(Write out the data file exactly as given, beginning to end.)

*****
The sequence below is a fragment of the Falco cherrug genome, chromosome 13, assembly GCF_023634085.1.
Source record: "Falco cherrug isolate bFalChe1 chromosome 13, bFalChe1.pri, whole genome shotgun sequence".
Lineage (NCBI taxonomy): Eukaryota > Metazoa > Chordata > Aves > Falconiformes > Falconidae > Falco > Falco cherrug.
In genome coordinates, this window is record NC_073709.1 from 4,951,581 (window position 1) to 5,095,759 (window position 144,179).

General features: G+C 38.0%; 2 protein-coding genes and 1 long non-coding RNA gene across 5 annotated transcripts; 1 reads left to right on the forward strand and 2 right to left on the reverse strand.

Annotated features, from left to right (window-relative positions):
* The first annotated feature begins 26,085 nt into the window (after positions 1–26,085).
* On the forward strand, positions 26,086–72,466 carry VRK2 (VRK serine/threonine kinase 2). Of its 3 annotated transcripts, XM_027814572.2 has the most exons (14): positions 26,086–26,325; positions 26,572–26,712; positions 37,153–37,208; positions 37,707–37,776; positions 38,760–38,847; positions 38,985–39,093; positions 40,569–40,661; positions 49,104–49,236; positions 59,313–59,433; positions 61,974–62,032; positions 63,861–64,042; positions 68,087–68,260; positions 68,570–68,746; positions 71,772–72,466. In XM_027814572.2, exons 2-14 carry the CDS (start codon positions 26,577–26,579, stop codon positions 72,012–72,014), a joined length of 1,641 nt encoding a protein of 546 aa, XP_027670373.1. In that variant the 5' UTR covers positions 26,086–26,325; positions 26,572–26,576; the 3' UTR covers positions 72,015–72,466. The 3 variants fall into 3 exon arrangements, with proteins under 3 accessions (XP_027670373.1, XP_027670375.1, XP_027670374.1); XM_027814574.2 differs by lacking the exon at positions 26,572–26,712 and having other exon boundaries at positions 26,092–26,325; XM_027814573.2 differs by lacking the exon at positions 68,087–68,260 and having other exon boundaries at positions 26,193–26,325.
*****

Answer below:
The sequence below is a fragment of the Falco cherrug genome, chromosome 13, assembly GCF_023634085.1.
Source record: "Falco cherrug isolate bFalChe1 chromosome 13, bFalChe1.pri, whole genome shotgun sequence".
Lineage (NCBI taxonomy): Eukaryota > Metazoa > Chordata > Aves > Falconiformes > Falconidae > Falco > Falco cherrug.
In genome coordinates, this window is record NC_073709.1 from 4,951,581 (window position 1) to 5,095,759 (window position 144,179).

General features: G+C 38.0%; 2 protein-coding genes and 1 long non-coding RNA gene across 5 annotated transcripts; 1 reads left to right on the forward strand and 2 right to left on the reverse strand.

Annotated features, from left to right (window-relative positions):
* The first annotated feature begins 26,085 nt into the window (after positions 1–26,085).
* On the forward strand, positions 26,086–72,466 carry VRK2 (VRK serine/threonine kinase 2). Of its 3 annotated transcripts, XM_027814572.2 has the most exons (14): positions 26,086–26,325; positions 26,572–26,712; positions 37,153–37,208; positions 37,707–37,776; positions 38,760–38,847; positions 38,985–39,093; positions 40,569–40,661; positions 49,104–49,236; positions 59,313–59,433; positions 61,974–62,032; positions 63,861–64,042; positions 68,087–68,260; positions 68,570–68,746; positions 71,772–72,466. In XM_027814572.2, exons 2-14 carry the CDS (start codon positions 26,577–26,579, stop codon positions 72,012–72,014), a joined length of 1,641 nt encoding a protein of 546 aa, XP_027670373.1. In that variant the 5' UTR covers positions 26,086–26,325; positions 26,572–26,576; the 3' UTR covers positions 72,015–72,466. The 3 variants fall into 3 exon arrangements, with proteins under 3 accessions (XP_027670373.1, XP_027670375.1, XP_027670374.1); XM_027814574.2 differs by lacking the exon at positions 26,572–26,712 and having other exon boundaries at positions 26,092–26,325; XM_027814573.2 differs by lacking the exon at positions 68,087–68,260 and having other exon boundaries at positions 26,193–26,325.